Over the past decade, research groups in academia and industry have been racing to fabricate electronic devices–integrated circuits, displays for handheld computers, and solar cells–not from silicon but from semiconducting polymers (SN: 5/17/03, p. 312: Available to subscribers at Plastic Electric). Components made from such organic materials could be flexible, as well as cheaper and easier to manufacture than their silicon counterparts.
Now researchers at Northwestern University in Evanston, Ill., and Lucent Technologies in Murray Hill, N.J., have devised a new class of organic semiconductor materials that could hasten the arrival of what could be the electronics revolution’s next big wave.
Until recently, the fabrication of plastic electronics has been limited by the number of molecular building blocks suitable for making semiconducting polymers. Transistors–which are the switches in an integrated circuit–require two types of semiconductor materials: n-type and p-type. In n-type materials, charge flows through the material via electrons. P-type materials transport charge through “holes,” places where electrons are missing.
“Yet, most of the organic materials examined so far have all been p-type,” says lead investigator Tobin Marks at Northwestern. Existing n-type organics are rare and unstable. “So there’s a real need for n-type materials,” he says.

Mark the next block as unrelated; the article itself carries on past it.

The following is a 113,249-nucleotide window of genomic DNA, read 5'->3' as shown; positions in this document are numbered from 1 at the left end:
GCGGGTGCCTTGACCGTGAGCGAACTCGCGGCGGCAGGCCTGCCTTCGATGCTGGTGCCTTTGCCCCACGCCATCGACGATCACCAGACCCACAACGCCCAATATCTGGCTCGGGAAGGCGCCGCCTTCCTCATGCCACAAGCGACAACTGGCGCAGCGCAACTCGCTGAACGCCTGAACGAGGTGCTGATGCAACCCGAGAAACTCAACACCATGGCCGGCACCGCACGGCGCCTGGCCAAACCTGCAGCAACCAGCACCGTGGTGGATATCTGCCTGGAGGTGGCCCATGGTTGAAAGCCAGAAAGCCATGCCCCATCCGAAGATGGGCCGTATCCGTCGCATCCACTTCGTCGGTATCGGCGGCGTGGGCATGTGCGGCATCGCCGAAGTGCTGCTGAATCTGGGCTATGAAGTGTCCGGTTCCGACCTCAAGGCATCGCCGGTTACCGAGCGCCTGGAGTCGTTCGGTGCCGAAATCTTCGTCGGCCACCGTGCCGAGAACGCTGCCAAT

His team’s new class of molecules assembles into semiconductors of both p- and n-type. A rod-shaped organic molecule made of six thiophene units forms the basis for each type of material. Each thiophene, in turn, is a ring of five carbons and one sulfur. When the researchers replaced the rod’s two end thiophenes with a perfluoroarene group (a ring of six carbons decorated with fluorines), the organic molecule behaved like an n-type semiconductor. When the researchers instead replaced the next two thiophenes from the ends, the molecule behaved as a p-type semiconductor.
The researchers describe their molecular constructions in the Aug. 25 Angewandte Chemie International Edition.
“It turns out, the way we move the perfluoroarenes around also allows us to control the packing between the molecules,” says Marks. The closer the molecules are to each other, the faster a charge can hop from one molecule to another in either type of semiconductor.
So far, the team has fabricated prototype transistors from the materials, which performed just as well as existing organic semiconductors do, as measured by the mobility of the electrons and holes. But Marks says his lab expects to increase the n-type material’s electron mobility by at least a factor of 5, an advance that would boost the switching speed of the material.
The pantry of organic materials for making n-type semiconductors has been particularly sparse, says Ananth Dodabalapur of the University of Texas at Austin. “This will be very useful for people like myself who make organic circuits.” One of the biggest appeals of plastic electronics is that manufacturers could spray liquid polymer circuits onto a surface using ink-jet printers, instead of resorting to the multibillion-dollar fabrication equipment used to etch circuitry on silicon wafers.
Marks predicts that low-cost, even disposable plastic electronic devices, such as smart cards, electronic tags for tracking inventory, and chemical sensors, will emerge in the next couple of years.
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